The Psychology of Chess

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Routledge, Sep 14, 2018 - Business & Economics - 140 pages

Do you need to be a genius to be good at chess? What does it take to become a Grandmaster? Can computer programmes beat human intuition in gameplay?

The Psychology of Chess is an insightful overview of the roles of intelligence, expertise, and human intuition in playing this complex and ancient game. The book explores the idea of ‘practice makes perfect’, alongside accounts of why men perform better than women in international rankings, and why chess has become synonymous with extreme intelligence as well as madness.

When artificial intelligence researchers are increasingly studying chess to develop machine learning, The Psychology of Chess shows us how much it has already taught us about the human mind.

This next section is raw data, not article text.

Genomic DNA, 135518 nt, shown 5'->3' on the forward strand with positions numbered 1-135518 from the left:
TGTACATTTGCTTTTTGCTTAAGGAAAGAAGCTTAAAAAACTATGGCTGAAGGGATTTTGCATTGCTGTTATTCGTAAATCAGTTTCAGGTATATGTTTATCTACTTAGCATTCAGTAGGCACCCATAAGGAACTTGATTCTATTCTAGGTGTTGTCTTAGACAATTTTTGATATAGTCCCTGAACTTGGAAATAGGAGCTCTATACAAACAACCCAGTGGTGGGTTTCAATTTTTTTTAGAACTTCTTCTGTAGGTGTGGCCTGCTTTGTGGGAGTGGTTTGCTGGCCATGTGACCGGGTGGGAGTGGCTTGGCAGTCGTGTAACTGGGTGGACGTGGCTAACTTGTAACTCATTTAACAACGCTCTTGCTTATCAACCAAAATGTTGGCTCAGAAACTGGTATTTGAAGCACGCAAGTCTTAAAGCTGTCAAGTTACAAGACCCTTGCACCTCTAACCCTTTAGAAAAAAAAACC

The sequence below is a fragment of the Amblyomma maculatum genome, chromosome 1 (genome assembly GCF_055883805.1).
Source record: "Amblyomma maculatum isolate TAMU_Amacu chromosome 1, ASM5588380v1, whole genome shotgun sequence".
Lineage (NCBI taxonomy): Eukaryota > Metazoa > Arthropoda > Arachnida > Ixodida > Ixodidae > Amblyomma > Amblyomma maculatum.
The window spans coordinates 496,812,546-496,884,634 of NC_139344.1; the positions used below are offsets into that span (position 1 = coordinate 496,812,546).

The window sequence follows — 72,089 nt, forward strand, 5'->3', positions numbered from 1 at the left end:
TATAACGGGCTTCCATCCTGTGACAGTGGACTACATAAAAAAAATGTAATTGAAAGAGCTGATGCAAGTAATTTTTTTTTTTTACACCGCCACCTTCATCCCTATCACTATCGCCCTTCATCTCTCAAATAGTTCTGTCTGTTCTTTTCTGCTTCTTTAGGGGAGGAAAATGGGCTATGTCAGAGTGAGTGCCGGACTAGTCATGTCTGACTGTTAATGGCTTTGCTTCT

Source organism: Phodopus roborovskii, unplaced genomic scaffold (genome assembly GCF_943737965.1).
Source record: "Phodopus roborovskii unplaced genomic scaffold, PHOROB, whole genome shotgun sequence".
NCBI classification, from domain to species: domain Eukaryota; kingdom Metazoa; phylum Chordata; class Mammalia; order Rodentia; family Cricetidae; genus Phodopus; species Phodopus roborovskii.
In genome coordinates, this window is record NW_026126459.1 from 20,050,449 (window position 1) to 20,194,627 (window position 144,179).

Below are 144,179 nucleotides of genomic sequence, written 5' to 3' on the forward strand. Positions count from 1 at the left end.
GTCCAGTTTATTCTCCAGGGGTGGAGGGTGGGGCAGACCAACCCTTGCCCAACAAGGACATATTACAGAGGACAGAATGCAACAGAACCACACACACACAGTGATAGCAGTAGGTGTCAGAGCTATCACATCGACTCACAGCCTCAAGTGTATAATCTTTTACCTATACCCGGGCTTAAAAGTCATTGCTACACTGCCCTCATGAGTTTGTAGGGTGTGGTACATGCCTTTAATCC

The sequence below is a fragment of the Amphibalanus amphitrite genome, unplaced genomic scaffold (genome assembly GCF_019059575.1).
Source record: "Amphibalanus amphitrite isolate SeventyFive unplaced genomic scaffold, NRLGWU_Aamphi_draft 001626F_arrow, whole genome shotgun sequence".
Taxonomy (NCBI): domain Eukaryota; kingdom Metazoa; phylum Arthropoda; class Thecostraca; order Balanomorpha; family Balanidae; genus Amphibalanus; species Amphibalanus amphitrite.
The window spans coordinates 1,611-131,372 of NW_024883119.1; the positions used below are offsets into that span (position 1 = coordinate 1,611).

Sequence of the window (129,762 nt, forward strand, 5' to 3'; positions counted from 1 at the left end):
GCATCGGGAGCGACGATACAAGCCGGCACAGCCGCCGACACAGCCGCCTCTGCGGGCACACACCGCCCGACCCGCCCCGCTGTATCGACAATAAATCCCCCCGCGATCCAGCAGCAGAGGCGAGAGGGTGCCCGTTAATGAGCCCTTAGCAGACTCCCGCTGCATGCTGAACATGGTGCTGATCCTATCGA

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Contents

Preface
Acknowledgements
Opening
The eye of the master
Chunks
The best move
Practice makes almost perfect
Men vs women
Style and intuition
Errare humanum
Psychological warfare and training techniques
The magic bullet?
Costs of playing chess
Endgame
Further reading

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About the author (2018)

Fernand Gobet is Professor of Psychological Sciences at the University of Liverpool, UK. He is a chess International Master, and played numerous times for the Swiss national team.

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